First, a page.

SHELBY COUNTY, Alabama (WIAT) – An expansion project for Alabama 261 in Hoover could be one step closer to reality.
On Wednesday, the developers held a community meeting to answer people’s questions and hear their concerns about the project.
The state calls it one of the busiest two-lane highways that has never been extended with population growth. There was a plan in the early 2000s to expand it – but it ended up being too expensive. Now the developers say they have created a plan to take less land from people and expand this five-lane road.
Residents who live along Alabama 261 are frustrated with the endless traffic.
“There must be relief at some point,” said resident Stephen Cook.
The developers said it’s time to extend the two-mile stretch of road between US 31 and Bearden Road.
“We’ve redesigned, we’ve reduced the footprint of the right-of-way, so it’s now a job we can afford,” said Assistant Regional Engineer Steve Haynes. “This is the reason why we are moving forward this time.”
Almost 20 years after the first talks about the expansion, it just might happen.
“This has been the closest we’ve gotten to real change,” Cook said.
Cook said he would lose his 15-year-old home. He’s been delaying renovations and upgrades for a long time, expecting it to arrive sooner.
“Every time we talk to ALDOT they say six months maybe, next year maybe,” Cook said.
But like many others, making this two-lane five-lane road will help.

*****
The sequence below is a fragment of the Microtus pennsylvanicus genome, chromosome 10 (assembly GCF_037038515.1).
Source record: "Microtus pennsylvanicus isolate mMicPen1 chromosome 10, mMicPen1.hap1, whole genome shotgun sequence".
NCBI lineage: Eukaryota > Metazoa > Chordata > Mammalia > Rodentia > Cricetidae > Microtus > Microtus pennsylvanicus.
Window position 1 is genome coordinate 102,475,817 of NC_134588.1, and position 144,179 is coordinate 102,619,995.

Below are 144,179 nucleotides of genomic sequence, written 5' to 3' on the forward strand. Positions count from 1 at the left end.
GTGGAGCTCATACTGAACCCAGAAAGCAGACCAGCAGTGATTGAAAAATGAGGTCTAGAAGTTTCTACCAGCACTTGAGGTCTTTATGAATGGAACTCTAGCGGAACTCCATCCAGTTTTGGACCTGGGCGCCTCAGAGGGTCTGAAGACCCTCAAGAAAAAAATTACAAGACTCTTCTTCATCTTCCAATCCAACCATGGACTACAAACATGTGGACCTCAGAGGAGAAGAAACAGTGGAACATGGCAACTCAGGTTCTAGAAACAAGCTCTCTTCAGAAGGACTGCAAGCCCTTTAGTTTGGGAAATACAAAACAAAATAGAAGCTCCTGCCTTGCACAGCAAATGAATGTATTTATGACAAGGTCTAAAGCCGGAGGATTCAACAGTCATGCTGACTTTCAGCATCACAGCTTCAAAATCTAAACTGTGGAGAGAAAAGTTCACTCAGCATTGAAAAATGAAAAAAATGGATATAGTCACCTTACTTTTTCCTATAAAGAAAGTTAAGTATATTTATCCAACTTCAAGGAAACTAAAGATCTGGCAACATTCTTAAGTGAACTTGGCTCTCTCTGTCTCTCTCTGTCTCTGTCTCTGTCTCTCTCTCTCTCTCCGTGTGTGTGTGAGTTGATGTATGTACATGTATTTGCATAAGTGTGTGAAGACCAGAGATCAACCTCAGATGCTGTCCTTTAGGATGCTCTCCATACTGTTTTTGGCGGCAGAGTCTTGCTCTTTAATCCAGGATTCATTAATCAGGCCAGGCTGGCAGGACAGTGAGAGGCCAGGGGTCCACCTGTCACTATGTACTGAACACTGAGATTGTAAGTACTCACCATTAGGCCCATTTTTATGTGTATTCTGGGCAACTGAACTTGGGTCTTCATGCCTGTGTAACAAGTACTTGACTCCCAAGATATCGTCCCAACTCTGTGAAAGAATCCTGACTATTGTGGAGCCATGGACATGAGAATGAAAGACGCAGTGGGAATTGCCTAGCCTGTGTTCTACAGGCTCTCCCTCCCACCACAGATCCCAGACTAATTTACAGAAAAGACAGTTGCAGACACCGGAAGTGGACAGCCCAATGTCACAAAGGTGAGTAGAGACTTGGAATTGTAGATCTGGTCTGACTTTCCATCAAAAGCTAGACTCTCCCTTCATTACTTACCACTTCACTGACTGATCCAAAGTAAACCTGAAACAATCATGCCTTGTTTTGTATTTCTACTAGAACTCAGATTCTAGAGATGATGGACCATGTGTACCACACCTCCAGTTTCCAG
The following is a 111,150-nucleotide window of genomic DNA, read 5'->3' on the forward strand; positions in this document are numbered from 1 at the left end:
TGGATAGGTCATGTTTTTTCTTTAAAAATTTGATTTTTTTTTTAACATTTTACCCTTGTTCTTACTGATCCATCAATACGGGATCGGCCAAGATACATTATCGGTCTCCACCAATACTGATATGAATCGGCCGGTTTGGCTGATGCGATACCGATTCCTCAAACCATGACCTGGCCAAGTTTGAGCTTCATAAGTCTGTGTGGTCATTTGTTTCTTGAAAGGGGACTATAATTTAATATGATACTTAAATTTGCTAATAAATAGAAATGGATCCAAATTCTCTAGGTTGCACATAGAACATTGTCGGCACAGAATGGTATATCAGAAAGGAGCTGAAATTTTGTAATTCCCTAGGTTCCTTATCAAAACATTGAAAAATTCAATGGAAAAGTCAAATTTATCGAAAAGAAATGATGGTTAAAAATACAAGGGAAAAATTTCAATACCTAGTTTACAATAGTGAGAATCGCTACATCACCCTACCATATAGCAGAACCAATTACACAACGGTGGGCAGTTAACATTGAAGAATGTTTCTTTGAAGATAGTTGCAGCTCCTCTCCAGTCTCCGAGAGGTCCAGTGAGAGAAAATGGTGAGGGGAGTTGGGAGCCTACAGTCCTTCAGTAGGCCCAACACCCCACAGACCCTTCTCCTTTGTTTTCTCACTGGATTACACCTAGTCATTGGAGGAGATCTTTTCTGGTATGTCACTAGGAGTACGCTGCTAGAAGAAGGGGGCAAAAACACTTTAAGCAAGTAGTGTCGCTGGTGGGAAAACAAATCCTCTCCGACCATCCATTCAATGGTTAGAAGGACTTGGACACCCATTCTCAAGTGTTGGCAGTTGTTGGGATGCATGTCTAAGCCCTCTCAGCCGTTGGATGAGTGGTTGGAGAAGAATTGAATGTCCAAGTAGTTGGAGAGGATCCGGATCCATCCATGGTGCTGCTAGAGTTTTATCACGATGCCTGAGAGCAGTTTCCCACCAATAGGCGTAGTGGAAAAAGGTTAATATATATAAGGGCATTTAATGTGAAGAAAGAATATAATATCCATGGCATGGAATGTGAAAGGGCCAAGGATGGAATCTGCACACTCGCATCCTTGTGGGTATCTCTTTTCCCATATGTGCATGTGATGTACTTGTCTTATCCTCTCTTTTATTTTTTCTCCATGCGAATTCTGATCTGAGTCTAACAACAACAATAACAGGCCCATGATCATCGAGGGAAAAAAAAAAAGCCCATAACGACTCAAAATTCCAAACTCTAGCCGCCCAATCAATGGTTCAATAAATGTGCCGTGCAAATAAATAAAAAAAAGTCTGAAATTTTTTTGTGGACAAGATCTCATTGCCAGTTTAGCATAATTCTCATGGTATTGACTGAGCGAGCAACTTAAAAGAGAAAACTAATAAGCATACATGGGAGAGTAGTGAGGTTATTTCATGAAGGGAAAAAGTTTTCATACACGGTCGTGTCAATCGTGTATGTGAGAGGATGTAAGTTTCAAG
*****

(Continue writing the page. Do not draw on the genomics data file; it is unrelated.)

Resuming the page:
“It’s a very close neighborhood,” Cook said. “On the contrary, it will give the whole neighborhood a little more bonus yard that everyone can use at that end of the cul-de-sac. “
The plan includes a central turning lane and two lanes on each side.
“Having a turning lane where you can wait and see the crossing when it’s free in one direction, then wait until the other is free and you can go there, so it will be so much nicer to have that turn lane. extra in the middle, ”said Cheryl Murdoch who lives in Alabama 261.
Cook said he will move to the streets once his house is gone.
“I’m not too upset that I have to move, it’s for the greater good,” he said.
There is still a lot of work to be done and construction will not begin until early spring 2023. Project developers estimate that this plan could cost between $ 25 million and $ 35 million funded by federal, local and state funds.
If you missed Thursday’s meeting you can read more about the project here.